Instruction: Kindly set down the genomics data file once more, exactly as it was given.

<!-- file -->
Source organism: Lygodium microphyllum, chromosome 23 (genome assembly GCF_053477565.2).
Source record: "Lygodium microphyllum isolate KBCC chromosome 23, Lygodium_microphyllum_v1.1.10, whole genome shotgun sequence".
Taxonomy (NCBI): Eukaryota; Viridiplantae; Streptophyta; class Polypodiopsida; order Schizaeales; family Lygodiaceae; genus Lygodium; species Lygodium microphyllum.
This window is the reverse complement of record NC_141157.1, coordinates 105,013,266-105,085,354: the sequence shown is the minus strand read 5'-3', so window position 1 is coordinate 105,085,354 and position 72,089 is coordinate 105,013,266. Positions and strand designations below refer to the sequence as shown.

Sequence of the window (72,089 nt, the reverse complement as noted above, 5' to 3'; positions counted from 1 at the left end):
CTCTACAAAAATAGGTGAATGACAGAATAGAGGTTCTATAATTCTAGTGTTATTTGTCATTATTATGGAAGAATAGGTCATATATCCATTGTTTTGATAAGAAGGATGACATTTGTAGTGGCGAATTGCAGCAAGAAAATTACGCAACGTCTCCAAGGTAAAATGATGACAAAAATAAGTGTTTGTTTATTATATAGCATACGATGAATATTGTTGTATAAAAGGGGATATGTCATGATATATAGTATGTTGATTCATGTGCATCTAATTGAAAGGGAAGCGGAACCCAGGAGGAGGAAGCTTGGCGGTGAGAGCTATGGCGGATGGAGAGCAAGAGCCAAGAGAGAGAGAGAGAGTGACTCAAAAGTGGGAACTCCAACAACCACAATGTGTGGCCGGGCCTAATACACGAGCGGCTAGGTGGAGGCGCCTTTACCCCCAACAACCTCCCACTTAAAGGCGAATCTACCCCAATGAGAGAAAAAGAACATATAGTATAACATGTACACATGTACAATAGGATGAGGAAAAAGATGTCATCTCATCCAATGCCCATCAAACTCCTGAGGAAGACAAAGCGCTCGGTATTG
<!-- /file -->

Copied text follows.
Source organism: Lygodium microphyllum, chromosome 23 (genome assembly GCF_053477565.2).
Source record: "Lygodium microphyllum isolate KBCC chromosome 23, Lygodium_microphyllum_v1.1.10, whole genome shotgun sequence".
Taxonomy (NCBI): Eukaryota; Viridiplantae; Streptophyta; class Polypodiopsida; order Schizaeales; family Lygodiaceae; genus Lygodium; species Lygodium microphyllum.
This window is the reverse complement of record NC_141157.1, coordinates 105,013,266-105,085,354: the sequence shown is the minus strand read 5'-3', so window position 1 is coordinate 105,085,354 and position 72,089 is coordinate 105,013,266. Positions and strand designations below refer to the sequence as shown.

Sequence of the window (72,089 nt, the reverse complement as noted above, 5' to 3'; positions counted from 1 at the left end):
CTCTACAAAAATAGGTGAATGACAGAATAGAGGTTCTATAATTCTAGTGTTATTTGTCATTATTATGGAAGAATAGGTCATATATCCATTGTTTTGATAAGAAGGATGACATTTGTAGTGGCGAATTGCAGCAAGAAAATTACGCAACGTCTCCAAGGTAAAATGATGACAAAAATAAGTGTTTGTTTATTATATAGCATACGATGAATATTGTTGTATAAAAGGGGATATGTCATGATATATAGTATGTTGATTCATGTGCATCTAATTGAAAGGGAAGCGGAACCCAGGAGGAGGAAGCTTGGCGGTGAGAGCTATGGCGGATGGAGAGCAAGAGCCAAGAGAGAGAGAGAGAGTGACTCAAAAGTGGGAACTCCAACAACCACAATGTGTGGCCGGGCCTAATACACGAGCGGCTAGGTGGAGGCGCCTTTACCCCCAACAACCTCCCACTTAAAGGCGAATCTACCCCAATGAGAGAAAAAGAACATATAGTATAACATGTACACATGTACAATAGGATGAGGAAAAAGATGTCATCTCATCCAATGCCCATCAAACTCCTGAGGAAGACAAAGCGCTCGGTATTG